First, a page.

Look, it’s not uncommon for players to get what the fans and media perceive to be overpaid (the camera just cut to Rashard Lewis and Joe Johnson’s agents high fiving each other). Everyone will agree that to play in the NBA, one has to have immense talents. From there, it’s about gauging importance a particular player has to their franchise, which almost supersedes that player’s talent when front office officials are negotiating deals.

Take, for example, a player like Tyson Chandler. Never one to be considered a offensive stalwart, Chandler’s defensive presence and veteran leadership helped secure the Dallas Mavericks their first NBA title last season. After some fruitful negotiations, the Knicks outbid everyone else in the NBA to the tune of $58 million over four seasons. The Knicks have been known to be defensively challenged (and that’s being quite generous) over the last few seasons, so giving Chandler nearly $15 million per season to finally bring some toughness to the Knicks makes sense. To say he earned it is a matter of context.

The same can be said for our very own Luol Deng. Before the 2008-09 season, Deng and the Bulls agreed to a six year extension worth $71 million. Then-Bulls general manager John Paxson made it clear that Deng was a building block, saying,  “Signing Luol has always been a priority for this organization and we have always felt that he was a big part of our future. We are very happy that Luol will now be with us long term as we continue to grow as an organization.”

As the season trudged on, Deng had easily his worst statistical season while only appearing in 49 games. The general consensus was the Bulls made a huge mistake investing a lot of time and money on a guy who “had peaked two years earlier.” When Ben Gordon became a free agent the following season, the Bulls let him walk to rival Detroit.

Now that we’re nearly half way through Deng’s contract, I view it as a bargain. He has cemented himself as our second best player on both ends of the floor and has shown time and time again in Derrick Rose’s absence that he can, in fact, lead this team. Last year’s Eastern Conference Finals showed me a lot. Did he have a few loose games on offense? Sure. Did he take some horrible shots? Yeah. Everyone does. What impressed me was Deng’s ability to hamstring LeBron James offensively.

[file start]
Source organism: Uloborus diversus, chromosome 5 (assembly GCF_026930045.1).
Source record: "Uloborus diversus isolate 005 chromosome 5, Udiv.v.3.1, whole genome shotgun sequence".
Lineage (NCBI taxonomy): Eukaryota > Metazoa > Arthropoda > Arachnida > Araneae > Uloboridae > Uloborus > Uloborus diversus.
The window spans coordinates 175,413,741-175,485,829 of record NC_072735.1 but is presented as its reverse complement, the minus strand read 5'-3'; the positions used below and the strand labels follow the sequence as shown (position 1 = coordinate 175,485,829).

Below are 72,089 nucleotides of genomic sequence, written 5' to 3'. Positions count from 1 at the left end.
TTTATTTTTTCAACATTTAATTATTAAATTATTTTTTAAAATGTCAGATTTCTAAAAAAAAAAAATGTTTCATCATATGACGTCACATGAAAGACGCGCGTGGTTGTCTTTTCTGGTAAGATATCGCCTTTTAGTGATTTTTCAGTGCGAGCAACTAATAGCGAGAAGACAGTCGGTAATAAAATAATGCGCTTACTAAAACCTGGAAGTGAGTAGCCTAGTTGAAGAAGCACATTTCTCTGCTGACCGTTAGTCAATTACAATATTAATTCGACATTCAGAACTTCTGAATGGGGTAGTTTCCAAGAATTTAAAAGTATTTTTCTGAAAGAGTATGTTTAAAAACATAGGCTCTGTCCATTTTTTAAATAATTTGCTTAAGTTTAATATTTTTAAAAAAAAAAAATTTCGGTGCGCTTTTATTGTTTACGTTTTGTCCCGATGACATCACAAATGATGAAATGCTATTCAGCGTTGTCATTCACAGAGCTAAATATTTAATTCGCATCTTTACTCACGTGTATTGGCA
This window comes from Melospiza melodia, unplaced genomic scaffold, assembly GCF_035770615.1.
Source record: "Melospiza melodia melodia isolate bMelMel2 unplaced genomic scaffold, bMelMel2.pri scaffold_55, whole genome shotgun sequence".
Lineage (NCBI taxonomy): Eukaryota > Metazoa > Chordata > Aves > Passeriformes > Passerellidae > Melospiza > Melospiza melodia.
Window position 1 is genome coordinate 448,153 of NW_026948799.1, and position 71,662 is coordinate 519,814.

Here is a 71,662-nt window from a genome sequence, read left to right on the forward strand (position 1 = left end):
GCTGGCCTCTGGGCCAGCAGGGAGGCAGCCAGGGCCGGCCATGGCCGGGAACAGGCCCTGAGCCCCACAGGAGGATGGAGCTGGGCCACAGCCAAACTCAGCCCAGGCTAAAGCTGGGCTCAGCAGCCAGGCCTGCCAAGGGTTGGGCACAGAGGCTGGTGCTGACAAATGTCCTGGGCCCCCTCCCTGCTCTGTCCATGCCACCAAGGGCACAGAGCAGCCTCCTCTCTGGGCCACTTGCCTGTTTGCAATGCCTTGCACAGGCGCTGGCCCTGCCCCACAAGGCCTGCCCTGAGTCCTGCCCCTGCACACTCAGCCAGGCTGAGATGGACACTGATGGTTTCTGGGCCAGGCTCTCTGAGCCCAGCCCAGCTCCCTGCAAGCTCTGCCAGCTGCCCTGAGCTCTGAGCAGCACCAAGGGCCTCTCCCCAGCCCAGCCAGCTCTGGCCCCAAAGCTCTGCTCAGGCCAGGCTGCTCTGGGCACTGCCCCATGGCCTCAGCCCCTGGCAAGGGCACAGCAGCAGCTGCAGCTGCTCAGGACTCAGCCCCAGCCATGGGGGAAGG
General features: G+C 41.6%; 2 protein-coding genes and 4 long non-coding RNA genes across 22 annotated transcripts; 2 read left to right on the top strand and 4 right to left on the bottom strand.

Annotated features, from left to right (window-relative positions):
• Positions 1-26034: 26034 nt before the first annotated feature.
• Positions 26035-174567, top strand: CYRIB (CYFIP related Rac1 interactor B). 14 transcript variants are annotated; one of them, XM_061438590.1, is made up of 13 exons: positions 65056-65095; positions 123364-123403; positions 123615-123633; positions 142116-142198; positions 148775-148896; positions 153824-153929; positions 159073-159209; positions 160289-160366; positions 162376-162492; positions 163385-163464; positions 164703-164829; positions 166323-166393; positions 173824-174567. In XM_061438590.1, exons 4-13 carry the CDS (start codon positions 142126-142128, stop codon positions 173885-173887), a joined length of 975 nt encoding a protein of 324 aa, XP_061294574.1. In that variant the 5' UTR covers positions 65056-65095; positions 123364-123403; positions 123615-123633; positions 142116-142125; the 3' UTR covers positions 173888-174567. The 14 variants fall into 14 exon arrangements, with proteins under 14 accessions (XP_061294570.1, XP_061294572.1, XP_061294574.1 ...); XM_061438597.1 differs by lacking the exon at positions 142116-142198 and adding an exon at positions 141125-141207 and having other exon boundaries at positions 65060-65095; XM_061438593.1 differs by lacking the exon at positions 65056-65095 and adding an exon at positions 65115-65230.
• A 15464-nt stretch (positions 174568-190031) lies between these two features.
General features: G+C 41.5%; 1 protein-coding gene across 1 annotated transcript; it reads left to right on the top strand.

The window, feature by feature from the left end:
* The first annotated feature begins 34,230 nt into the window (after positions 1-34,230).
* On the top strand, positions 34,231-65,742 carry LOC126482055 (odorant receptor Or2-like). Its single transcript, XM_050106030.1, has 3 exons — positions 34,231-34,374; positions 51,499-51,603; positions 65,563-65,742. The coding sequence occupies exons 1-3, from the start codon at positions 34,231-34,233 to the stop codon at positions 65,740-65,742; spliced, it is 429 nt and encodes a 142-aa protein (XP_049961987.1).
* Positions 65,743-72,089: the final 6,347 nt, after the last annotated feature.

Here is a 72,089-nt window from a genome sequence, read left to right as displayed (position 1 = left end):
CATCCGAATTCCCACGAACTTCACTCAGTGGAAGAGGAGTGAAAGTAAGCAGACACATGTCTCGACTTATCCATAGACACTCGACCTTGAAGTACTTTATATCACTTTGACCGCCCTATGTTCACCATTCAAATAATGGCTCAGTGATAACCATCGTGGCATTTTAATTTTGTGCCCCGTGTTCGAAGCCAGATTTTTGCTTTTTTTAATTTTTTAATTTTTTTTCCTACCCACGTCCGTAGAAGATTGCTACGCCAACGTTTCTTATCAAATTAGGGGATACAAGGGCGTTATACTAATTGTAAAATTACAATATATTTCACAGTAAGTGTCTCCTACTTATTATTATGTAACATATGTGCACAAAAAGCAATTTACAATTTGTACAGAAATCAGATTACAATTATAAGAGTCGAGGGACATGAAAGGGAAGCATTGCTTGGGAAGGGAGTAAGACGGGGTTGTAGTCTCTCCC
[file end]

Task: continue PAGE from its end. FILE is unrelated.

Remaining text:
And yeah, we ultimately lost the series. But it wasn’t because of Luol Deng. It was the inability to add variety to our offensive game plan and a lack of a consistent second scoring option. During Deng’s contract, he’s improved his game in every aspect. He can put the ball on the floor and create a shot. His three-point shooting, once a glaring weakness, has improved to the point that he can be no longer left alone. On top of that, he’s being heralded as one of the best defenders at the small forward position (again, just ask LeBron James.)

Ultimately, fans need to understand that Luol Deng has outplayed his commitment to the Bulls. I feel that most people were expecting him to turn into a superstar. They failed to realize that, yeah, maybe he did peak statistically his third season But does that mean he hasn’t improved? That’s the misconception. Deng is the perfect compliment to Derrick Rose, as are Joakim Noah, Carlos Boozer, new addition Rip Hamilton and the Bench Mob. The problem this season has been injuries, which has created a lack of continuity. That certainly can’t be blamed on Deng. Or his contract. Or anyone’s contract, for that matter.

It all comes down to what I was talking about earlier — a player’s value to his system. It’s why players get overpaid. Think of it this way, though: would you rather have Luol Deng for about $12 million per season or Chris Kaman for $14 million? What about Elton Brand ($17 million), the aforementioned Rashard Lewis ($22 million) or Marcus Camby (nearly $13 million)? I doubt there’s a single person nodding their head. As Bulls fans, we have a lot of things to be excited about. Luol Deng is one of them, along with his contract.

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